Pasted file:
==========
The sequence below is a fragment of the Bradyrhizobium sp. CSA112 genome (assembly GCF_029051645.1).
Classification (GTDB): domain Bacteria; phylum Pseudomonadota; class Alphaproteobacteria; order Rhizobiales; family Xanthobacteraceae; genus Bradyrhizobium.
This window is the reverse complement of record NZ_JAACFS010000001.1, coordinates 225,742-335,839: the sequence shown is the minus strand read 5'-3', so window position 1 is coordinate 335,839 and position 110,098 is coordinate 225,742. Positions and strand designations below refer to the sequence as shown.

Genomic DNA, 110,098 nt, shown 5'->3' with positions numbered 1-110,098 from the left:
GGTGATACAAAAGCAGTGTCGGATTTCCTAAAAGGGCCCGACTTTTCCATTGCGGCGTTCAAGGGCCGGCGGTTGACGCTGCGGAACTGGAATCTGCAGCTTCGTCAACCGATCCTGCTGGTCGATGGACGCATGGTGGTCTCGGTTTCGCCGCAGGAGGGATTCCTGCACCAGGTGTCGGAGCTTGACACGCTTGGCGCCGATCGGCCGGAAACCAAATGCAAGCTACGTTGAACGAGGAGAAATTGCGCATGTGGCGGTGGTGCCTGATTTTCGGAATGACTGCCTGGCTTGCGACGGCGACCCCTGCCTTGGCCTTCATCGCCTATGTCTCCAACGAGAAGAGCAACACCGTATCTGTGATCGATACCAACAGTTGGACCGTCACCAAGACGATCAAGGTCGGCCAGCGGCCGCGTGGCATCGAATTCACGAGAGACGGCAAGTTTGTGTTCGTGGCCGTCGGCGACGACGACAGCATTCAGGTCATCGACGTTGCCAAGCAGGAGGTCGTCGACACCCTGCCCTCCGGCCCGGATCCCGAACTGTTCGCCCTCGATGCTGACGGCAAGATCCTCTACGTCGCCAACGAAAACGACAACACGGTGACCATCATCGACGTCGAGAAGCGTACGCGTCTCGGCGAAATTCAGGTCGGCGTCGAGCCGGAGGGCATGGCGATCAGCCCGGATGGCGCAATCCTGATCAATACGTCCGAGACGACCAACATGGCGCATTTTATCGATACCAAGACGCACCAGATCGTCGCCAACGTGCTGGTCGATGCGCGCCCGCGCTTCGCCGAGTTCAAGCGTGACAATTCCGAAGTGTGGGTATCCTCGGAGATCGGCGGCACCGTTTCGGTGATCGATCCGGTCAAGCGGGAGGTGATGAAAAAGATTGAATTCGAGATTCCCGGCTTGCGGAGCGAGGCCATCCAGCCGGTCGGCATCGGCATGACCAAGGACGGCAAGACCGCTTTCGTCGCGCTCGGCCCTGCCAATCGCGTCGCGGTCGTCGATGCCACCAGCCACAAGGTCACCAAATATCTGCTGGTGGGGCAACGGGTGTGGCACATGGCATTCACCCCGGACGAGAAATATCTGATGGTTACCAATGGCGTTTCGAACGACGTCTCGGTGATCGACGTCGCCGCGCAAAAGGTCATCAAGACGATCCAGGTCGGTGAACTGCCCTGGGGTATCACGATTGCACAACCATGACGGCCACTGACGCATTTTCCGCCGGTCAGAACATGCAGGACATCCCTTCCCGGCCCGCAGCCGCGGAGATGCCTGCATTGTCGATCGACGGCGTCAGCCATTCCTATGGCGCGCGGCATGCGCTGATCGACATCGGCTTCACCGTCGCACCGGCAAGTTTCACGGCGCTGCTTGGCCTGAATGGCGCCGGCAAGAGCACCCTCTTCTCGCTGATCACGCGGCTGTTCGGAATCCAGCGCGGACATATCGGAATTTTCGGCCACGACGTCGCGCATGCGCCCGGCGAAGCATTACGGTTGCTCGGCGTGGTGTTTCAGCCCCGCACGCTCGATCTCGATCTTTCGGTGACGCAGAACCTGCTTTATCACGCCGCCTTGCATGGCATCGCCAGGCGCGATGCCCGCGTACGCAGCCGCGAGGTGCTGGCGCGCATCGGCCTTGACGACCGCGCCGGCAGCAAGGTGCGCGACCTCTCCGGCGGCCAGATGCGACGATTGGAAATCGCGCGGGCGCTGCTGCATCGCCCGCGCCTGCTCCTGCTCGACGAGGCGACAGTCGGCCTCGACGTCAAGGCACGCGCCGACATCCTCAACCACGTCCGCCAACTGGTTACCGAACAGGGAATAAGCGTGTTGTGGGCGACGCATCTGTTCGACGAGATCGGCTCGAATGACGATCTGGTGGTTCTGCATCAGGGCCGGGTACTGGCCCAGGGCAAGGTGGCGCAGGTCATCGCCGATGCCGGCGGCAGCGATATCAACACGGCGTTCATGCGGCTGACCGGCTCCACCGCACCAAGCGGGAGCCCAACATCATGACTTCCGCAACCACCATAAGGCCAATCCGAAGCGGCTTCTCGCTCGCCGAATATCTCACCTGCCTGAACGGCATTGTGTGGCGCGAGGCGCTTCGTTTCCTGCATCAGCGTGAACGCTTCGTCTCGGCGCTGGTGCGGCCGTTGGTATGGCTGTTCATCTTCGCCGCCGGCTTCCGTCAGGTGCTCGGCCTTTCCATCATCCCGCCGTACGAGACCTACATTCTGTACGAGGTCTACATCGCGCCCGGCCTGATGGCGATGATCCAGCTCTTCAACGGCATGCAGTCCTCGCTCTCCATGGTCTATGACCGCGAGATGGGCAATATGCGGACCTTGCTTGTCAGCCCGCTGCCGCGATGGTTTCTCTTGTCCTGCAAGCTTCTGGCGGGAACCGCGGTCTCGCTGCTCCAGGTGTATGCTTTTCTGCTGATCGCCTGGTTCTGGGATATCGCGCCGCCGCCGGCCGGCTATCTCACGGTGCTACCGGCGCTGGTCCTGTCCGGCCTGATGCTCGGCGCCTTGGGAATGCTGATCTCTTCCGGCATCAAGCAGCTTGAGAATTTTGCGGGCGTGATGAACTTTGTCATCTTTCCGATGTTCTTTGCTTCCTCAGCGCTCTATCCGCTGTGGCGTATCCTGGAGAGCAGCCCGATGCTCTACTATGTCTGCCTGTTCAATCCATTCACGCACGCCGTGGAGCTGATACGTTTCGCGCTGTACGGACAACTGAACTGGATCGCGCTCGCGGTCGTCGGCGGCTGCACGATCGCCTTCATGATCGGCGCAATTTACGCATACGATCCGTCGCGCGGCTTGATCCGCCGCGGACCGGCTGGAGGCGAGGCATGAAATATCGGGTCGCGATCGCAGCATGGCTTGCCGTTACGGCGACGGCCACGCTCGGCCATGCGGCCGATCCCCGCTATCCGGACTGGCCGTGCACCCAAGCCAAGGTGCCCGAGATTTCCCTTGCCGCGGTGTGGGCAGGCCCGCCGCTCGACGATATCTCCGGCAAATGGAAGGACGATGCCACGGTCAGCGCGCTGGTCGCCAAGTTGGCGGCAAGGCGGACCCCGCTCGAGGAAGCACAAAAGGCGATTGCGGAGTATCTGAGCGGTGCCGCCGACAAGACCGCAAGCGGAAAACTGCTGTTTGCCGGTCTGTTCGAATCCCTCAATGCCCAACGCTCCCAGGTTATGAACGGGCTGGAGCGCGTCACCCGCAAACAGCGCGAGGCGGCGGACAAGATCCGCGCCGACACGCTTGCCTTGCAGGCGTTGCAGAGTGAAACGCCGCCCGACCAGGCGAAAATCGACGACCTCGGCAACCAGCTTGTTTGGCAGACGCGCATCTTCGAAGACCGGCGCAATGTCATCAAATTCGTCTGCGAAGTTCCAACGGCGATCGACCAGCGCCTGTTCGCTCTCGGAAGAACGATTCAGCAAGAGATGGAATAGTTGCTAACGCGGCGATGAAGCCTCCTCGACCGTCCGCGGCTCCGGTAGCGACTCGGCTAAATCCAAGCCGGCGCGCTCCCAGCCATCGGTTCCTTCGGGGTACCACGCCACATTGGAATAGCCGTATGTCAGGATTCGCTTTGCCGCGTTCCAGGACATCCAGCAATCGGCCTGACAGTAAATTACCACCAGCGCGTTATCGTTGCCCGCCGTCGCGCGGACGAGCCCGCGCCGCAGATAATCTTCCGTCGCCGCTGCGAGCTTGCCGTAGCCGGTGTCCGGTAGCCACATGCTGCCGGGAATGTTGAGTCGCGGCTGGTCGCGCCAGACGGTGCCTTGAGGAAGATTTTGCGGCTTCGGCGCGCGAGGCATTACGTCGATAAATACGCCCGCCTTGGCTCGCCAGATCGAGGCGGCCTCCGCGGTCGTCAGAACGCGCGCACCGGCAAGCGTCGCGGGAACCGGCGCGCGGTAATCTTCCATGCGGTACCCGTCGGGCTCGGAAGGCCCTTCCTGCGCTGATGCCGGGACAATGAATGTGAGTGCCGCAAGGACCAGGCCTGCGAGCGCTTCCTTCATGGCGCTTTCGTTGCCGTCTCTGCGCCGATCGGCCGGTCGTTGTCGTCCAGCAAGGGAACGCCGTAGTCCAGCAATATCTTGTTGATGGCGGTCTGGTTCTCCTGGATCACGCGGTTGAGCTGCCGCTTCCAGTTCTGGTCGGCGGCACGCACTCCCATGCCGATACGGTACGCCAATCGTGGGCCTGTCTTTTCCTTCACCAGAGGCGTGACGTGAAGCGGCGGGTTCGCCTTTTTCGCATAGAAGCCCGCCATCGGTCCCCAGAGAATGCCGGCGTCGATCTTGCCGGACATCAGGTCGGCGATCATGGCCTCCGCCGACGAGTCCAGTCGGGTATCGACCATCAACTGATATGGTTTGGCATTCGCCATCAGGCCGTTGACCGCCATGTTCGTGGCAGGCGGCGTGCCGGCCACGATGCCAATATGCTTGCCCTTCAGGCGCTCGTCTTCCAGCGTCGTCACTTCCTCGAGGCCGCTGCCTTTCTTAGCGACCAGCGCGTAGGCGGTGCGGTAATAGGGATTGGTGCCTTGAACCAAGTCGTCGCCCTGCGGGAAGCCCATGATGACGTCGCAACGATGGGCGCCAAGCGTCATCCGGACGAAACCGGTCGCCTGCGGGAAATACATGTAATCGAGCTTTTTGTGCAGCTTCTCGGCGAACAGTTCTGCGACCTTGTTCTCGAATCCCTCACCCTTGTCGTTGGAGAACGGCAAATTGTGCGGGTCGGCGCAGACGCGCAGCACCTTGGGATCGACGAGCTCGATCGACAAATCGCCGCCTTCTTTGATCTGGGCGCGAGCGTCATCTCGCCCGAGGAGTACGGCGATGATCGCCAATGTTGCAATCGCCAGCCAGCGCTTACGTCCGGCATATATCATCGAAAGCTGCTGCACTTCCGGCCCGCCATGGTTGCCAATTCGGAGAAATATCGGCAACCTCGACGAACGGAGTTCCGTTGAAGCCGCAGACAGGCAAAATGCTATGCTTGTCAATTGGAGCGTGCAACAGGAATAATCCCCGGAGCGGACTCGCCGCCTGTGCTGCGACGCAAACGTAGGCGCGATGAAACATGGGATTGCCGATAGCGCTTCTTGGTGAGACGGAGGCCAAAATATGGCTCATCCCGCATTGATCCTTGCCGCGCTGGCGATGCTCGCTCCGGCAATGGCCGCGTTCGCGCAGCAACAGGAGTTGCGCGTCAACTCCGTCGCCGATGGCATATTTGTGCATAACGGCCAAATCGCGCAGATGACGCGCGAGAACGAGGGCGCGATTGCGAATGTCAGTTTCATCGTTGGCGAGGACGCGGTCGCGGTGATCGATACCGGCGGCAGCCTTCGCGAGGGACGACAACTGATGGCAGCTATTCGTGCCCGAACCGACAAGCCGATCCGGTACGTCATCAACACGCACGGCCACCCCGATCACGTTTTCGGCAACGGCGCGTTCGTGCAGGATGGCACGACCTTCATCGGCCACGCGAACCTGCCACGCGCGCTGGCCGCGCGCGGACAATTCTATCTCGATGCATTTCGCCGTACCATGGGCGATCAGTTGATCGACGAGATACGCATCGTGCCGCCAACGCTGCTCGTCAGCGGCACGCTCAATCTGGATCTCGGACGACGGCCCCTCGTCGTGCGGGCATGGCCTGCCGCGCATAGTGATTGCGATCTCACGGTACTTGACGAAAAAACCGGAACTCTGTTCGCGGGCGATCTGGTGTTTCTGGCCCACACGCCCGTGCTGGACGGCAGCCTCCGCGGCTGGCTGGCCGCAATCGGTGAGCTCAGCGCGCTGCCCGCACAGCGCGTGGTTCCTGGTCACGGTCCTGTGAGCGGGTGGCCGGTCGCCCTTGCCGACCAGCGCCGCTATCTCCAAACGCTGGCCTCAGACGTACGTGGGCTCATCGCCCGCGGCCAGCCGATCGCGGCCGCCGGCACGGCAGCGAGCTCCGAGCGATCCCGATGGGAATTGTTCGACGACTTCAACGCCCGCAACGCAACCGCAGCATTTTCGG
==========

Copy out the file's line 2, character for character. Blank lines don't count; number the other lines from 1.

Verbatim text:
Classification (GTDB): domain Bacteria; phylum Pseudomonadota; class Alphaproteobacteria; order Rhizobiales; family Xanthobacteraceae; genus Bradyrhizobium.